Peter arrives with a rough edit on CD, which works as I expect it to, but it’s a little shock to the dancers, especially the erasures in the violin partita. I think they will have the effect I planned, which is to focus attention on the music by its absence. The most difficult section to deal with is Mary’s narration of Adriana’s solo, which is at the best tempo we could manage without Adriana’s presence, but certain sentences are too drawn out. I get Adriana to move through the solo section by section, finding pauses that Peter can eliminate in the score to bring it to the tempo she’s used to.

There’s an undercurrent of edginess, but it’s normal at this stage of a rehearsal, people are fatigued and nervous, but somehow they all managed to remain collected and things got accomplished. I was glad Morgan had given me some jellybeans before rehearsal. When things got a little tense, I would sidle up to whichever dancer needed it and slip one into her hand.

September 11, 1999

Day 33 - Saturday. 5 days until the performance

We work in the early evening on Saturday to give Horizon a final cleaning rehearsal - beginning Monday, we will be using rehearsal time to run all the ballets.

My friend Amy comes to rehearsal as an extra eye to help out with the ballet. I’m glad she’s here, the central part that Frances is doing was originally choreographed on her, but she was unable to perform it because of a ripped ligament in her foot. I begin by cleaning the last three minutes of the ballet (where we left off the last rehearsal) and then we run/mark the piece movement by movement, giving notes, and then do a run full out. Amy asks me why they’re marking the movement by movement section, and I explain that the studio floor is so hard they really can’t do the ballet twice full out. I’m not making excuses for them, unfortunately. One day, I jumped only a little to demonstrate something and my ankles and back started to hurt. Alas, finding 110 consistent hours of rehearsal time for an affordable price in New York City is no easy task.

The rehearsal progresses in an orderly enough fashion, although with the same edginess that’s been present. I have to really insist on the dancers paying attention to me, they’re wrapped up in their own anxieties and concerns. Once all the notes are given and the rehearsal ends, all hell breaks loose. I spend a good deal of time listening to some upset dancers who can’t communicate their concerns to their partners. It’s upsetting to them, and justifiably so, but I’ve done six concerts now, and something similar to this tends to happen right about now. I need to mediate where necessary, but most of this is nerves. At this point in the process, I’ve gone from being a choreographer to being a manager, because the steps are done and that’s what’s needed.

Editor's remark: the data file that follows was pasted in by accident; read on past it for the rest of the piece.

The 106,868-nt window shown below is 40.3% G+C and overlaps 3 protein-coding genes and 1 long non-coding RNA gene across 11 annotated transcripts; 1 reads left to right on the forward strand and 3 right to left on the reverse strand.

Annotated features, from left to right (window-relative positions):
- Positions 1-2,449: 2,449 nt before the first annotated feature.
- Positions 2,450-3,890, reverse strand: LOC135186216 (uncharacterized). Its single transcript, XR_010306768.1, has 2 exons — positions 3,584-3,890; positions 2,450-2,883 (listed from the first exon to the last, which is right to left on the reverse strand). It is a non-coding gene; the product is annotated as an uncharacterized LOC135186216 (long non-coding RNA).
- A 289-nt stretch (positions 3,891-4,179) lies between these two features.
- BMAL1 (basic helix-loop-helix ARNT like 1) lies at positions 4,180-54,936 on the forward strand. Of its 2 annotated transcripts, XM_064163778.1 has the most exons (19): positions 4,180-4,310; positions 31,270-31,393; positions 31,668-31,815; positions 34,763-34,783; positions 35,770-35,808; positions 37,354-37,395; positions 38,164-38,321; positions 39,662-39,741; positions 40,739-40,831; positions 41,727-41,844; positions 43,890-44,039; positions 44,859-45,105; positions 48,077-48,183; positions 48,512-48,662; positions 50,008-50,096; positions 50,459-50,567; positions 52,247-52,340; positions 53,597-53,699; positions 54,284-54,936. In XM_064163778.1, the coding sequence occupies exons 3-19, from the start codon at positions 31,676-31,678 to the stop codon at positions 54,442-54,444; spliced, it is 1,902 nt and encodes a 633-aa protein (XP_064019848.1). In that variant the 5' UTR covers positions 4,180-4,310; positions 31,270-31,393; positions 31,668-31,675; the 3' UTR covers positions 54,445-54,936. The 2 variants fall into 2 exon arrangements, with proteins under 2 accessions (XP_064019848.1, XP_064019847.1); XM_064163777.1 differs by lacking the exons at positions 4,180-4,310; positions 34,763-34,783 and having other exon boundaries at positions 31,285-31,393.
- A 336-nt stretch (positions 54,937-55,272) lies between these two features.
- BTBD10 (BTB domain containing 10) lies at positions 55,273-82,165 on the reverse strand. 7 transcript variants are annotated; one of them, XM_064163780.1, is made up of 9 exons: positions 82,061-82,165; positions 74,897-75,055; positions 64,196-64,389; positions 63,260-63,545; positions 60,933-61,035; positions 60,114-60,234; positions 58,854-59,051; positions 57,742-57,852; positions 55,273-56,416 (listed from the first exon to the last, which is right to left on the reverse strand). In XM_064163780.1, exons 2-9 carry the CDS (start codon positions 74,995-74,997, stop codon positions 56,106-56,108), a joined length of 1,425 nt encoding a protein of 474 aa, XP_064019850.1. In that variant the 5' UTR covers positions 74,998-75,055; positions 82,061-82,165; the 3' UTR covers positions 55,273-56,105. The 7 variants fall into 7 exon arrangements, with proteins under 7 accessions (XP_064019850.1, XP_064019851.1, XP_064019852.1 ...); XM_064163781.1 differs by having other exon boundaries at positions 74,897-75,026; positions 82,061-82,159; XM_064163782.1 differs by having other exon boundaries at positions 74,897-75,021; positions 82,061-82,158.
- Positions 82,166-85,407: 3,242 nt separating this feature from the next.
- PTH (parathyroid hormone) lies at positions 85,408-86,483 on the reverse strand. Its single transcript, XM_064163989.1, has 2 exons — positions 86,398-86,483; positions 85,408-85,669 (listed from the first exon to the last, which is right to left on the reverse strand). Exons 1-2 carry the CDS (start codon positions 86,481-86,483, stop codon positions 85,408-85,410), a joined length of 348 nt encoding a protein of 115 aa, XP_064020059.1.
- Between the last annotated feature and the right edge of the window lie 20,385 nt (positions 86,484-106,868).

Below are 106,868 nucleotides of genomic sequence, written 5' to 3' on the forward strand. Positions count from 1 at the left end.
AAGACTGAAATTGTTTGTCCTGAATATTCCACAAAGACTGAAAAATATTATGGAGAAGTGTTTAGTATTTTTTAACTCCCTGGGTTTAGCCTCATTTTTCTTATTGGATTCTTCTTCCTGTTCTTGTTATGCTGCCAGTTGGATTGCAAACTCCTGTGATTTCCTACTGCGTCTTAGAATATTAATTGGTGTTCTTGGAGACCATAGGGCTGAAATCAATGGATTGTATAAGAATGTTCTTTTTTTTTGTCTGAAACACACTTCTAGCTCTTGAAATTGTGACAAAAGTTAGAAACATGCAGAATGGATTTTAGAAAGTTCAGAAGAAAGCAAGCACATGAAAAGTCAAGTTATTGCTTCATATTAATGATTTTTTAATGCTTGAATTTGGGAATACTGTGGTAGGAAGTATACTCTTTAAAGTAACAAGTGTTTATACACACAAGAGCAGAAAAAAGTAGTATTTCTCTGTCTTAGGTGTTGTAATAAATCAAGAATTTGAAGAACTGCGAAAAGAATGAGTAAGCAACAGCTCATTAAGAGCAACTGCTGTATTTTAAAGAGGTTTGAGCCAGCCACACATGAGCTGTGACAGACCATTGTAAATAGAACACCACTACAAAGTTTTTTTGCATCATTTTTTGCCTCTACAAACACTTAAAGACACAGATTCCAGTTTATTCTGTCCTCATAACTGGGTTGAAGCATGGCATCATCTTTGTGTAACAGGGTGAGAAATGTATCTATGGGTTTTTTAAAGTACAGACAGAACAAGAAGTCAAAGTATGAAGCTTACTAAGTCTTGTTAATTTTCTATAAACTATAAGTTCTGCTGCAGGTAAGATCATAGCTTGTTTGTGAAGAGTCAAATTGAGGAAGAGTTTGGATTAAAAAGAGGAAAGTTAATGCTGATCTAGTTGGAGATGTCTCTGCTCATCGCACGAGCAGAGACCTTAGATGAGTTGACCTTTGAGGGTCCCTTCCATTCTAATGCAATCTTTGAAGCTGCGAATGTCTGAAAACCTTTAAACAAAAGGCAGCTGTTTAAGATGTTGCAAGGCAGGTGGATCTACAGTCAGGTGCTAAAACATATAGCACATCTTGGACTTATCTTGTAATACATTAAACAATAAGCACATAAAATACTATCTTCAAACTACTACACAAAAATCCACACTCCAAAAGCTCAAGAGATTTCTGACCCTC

September 13, 1999

Day 34 - 3 days until the performance

Tools in the arsenal of the ballet master:

  • Preparedness and competence
  • Sufficient rehearsal time
  • An even disposition
  • Gummi Bears

We run all of the ballets in program order, cleaning and rehearsing as necessary. Scherzo has a solid run, Mary looks absolutely astonishing in the ballet, marvelous and frightening in her pathos. I really enjoy watching the piece. I love it when the ballets get to a point where I just want to watch. After all, that’s why I choreograph them. Chuck runs Aubade and gets a gummi bear (actually several.) It’s a little less solid than it was on Friday, but nothing to provoke concern.

Peter has dropped off the CD of Armature and Adriana’s section is much improved. This ballet has the most technical concerns to it, Jeff is there and “calls” the blackouts and music cues so everyone can get used to them. Several gummi bears are distributed to calm frazzled nerves.

Horizon looks much better than it did on Saturday. I give at least 30 minutes of the rehearsal over to letting each partnership go off and hammer out some of the tough spots, with me occasionally acting as referee if they’ve hit an impasse. It seems as if I’m doing nothing, but it’s what they seem to need most at the moment, to talk to each other. The timing of the beginning and ends of each movement is gone over, which is where that seemed weakest. The newly choreographed part of the third movement (about a minute and a half before the end) is still unclear, I need to really clean it step by step, which I will do tomorrow.

The run of the ballet looks much better than it probably feels to the dancers, let’s just say all the gummi bears are gone. I’m a little surprised with myself this year, I can’t recall being this calm ever in a previous concert. It could be that I’ve dealt with productions in far worse states than this one, or it could be that I’ve done enough concerts to realize that dancers get very edgy and their behavior gets exaggerated during theater week. It goes with the territory and it sorts itself out. Even so, it feels awfully nice not to internalize their tension, but it also makes me more effective for them if I don’t.